Null Hypothesis: for both groups (Boys and Girls) the population means of the final grade are equal.

Alternative Hypothesis: The population means of the final grades are different.

A common test to apply in for these cases is the two-sample t-test, which is used to determine if two population means are equal.

The assumptions of this test are:

1. Independent samples: we will assume that the method for collecting the data assured that the answers given by the students are independent.
2. Large enough sample size or observations come from a normally-distributed population: this assumption is required if we are working with small samples (less than 30), since in the smaller group we have 166 observations we can say that we have a "large enough" sample.
3. Variances are equal

In addition this test have two versions: one assuming equal variances and the other assuming unequal variances.

In [27]:
stats.ttest_ind(grades_girls, grades_boys, equal_var=True)

Out[27]:
Ttest_indResult(statistic=3.310937693029702, pvalue=0.000981528706137396)

Since we got such a low p-value we can reject the Null hypothesis of equal means for the two groups at a level of significance of 5%.

There is then a statistical significant difference between the grades in the two analyzed groups. The results suggest that the girls have higher grades than boys.

Do male teenagers drink more than female teenagers?

Let's first create two categorical variables Dalc_c and Walc_c from the variables Dalc and Walc by considering three categories of drinker:

• Low when the scores are 1 or 2
• Med when the scores are equal to 3
• High when the scores are 4 or 5
In [28]:
Dalc_cat = {
1: 'Low',
2: 'Low',
3: 'Med',
4: 'High',
5: 'High'
}

In [29]:
student['Dalcc'] = student['Dalc'].map(Dalc_cat)

Out[29]:
0    Low
1    Low
2    Low
3    Low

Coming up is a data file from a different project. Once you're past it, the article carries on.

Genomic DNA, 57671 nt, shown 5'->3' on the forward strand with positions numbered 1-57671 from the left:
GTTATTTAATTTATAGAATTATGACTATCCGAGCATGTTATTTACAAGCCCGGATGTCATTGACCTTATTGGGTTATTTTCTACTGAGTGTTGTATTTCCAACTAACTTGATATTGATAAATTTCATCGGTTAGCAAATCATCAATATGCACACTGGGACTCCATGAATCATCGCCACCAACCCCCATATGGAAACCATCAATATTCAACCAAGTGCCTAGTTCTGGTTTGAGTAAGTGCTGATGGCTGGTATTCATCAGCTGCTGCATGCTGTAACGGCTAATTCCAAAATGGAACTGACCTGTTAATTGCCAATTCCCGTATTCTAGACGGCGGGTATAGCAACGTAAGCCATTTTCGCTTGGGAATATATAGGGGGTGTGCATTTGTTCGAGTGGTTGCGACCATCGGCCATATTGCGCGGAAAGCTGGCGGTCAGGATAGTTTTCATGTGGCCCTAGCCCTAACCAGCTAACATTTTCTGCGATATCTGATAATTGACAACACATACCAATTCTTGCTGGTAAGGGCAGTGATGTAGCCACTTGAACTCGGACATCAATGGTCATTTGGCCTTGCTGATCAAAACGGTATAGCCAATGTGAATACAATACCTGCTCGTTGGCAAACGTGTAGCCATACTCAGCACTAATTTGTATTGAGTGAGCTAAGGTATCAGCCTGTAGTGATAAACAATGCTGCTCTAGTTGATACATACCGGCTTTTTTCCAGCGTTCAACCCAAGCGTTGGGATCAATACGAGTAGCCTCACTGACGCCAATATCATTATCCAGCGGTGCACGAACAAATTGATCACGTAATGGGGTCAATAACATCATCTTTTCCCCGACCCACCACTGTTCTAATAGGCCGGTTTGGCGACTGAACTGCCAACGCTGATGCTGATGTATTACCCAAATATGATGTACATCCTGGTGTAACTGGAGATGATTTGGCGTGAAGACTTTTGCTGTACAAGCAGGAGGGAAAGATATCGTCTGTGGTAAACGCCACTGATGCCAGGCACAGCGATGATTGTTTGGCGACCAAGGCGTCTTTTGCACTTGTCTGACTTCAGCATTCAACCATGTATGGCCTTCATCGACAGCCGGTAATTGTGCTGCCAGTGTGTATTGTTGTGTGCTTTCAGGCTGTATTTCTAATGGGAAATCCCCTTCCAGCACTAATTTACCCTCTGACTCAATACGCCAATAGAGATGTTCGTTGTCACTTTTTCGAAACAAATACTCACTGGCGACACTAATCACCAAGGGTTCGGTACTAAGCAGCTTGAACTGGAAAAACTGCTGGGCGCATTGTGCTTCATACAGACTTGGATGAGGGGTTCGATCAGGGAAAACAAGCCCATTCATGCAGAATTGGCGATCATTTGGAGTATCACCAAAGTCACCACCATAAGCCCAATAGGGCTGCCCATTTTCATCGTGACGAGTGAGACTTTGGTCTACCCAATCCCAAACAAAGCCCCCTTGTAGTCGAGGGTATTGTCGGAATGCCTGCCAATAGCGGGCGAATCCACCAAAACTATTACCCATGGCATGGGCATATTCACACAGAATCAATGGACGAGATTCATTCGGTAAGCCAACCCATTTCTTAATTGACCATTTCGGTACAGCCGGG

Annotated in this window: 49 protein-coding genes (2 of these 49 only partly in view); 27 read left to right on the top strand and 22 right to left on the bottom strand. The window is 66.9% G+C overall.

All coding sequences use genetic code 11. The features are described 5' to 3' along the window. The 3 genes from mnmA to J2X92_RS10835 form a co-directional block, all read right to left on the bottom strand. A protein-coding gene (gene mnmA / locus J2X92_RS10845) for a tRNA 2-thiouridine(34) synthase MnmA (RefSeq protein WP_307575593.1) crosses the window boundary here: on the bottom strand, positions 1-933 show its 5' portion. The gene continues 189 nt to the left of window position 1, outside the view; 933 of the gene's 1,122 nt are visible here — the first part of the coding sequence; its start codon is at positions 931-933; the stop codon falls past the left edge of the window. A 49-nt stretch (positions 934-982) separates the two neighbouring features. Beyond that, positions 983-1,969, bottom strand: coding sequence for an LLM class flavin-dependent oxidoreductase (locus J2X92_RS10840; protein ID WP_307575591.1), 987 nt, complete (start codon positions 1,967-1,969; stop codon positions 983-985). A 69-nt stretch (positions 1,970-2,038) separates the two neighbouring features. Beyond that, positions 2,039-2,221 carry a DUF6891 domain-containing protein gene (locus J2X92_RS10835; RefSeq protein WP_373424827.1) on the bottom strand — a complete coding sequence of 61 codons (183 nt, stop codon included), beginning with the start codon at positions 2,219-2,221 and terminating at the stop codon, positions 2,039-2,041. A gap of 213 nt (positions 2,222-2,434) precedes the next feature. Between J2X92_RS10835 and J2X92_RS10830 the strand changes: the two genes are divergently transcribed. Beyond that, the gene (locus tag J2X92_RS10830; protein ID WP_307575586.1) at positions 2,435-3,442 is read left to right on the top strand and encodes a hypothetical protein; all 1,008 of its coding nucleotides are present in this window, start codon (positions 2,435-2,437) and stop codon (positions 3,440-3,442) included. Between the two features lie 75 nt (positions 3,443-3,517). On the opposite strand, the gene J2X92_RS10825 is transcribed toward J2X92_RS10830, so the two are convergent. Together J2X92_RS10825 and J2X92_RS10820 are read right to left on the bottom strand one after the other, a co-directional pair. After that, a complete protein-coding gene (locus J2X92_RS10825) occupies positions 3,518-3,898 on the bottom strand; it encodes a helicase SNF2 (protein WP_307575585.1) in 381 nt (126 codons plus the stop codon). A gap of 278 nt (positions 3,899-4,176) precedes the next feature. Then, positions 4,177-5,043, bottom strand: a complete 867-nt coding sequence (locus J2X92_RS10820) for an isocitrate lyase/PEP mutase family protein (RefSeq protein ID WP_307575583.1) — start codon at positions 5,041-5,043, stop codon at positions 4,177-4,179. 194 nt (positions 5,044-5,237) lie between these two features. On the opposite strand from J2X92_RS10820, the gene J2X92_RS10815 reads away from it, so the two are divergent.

4    Low
Name: Dalcc, dtype: object
In [30]:
student['Dalcc'].value_counts()

Out[30]:
Low     572
Med      43
High     34
Name: Dalcc, dtype: int64

Make it as an ordered variable

In [31]:
student['Dalcc'] = student['Dalcc'].astype(dtype='category',
categories=['Low', 'Med', 'High'],
ordered=True)

/Users/dhafermalouche/anaconda3/lib/python3.6/site-packages/ipykernel_launcher.py:3: FutureWarning: specifying 'categories' or 'ordered' in .astype() is deprecated; pass a CategoricalDtype instead
This is separate from the ipykernel package so we can avoid doing imports until

In [32]:
student['Dalcc'].value_counts(sort=False)

Out[32]:
Low     572
Med      43
High     34
Name: Dalcc, dtype: int64
In [33]:
gender_Dalc_table = pd.crosstab(student['Dalcc'], student['sex'])
gender_Dalc_table

Out[33]:
sex F M
Dalcc
Low 363 209
Med 11 32
High 9 25
In [34]:
fig, axes = plt.subplots(1,2, figsize = (14,4))
student['sex'].value_counts().plot(kind='bar', ax=axes[0], title='Gender')
student['Dalcc'].value_counts().plot(kind='bar', ax=axes[1], title='Alcohol Consumption Level');


And the plot of the cross-table

Given the alcohol consumption

In [35]:
100*(gender_Dalc_table.T/gender_Dalc_table.apply(sum, axis=1)).T

Out[35]:
sex F M
Dalcc
Low 63.461538 36.538462
Med 25.581395 74.418605
High 26.470588 73.529412

And Given the sex variable

In [36]:
100*(gender_Dalc_table/gender_Dalc_table.apply(sum, axis=0)).T

Out[36]:
Dalcc Low Med High
sex
F 94.778068 2.872063 2.349869
M 78.571429 12.030075 9.398496
In [37]:
fig, axes = plt.subplots(1,2, figsize = (14,4))
gender_Dalc_table.plot(kind='bar', stacked=True, ax=axes[0]);
(100*(gender_Dalc_table.T/gender_Dalc_table.apply(sum, axis=1)).T).plot(kind='bar', stacked=True, ax=axes[1]);

In [38]:
fig, axes = plt.subplots(1,2, figsize = (14,4))
(gender_Dalc_table.T).plot(kind='bar', stacked=True, ax=axes[0]);
(100*(gender_Dalc_table/gender_Dalc_table.apply(sum, axis=0)).T).plot(kind='bar', stacked=True, ax=axes[1]);


Chi-square test of independence of variables in a contingency table.

This function computes the chi-square statistic and p-value for the hypothesis test of independence of the observed frequencies in the contingency table.

In [39]:
chi_stat, p_value, dof, expected = stats.chi2_contingency(gender_Dalc_table)

In [40]:
chi_stat

Out[40]:
39.435980582823575
In [41]:
 p_value

Out[41]:
2.732660141395978e-09
In [42]:
dof

Out[42]:
2

# One-Way Anova ¶

The one-way analysis of variance (ANOVA) is used to determine whether there are any statistically significant differences between the means of independent groups.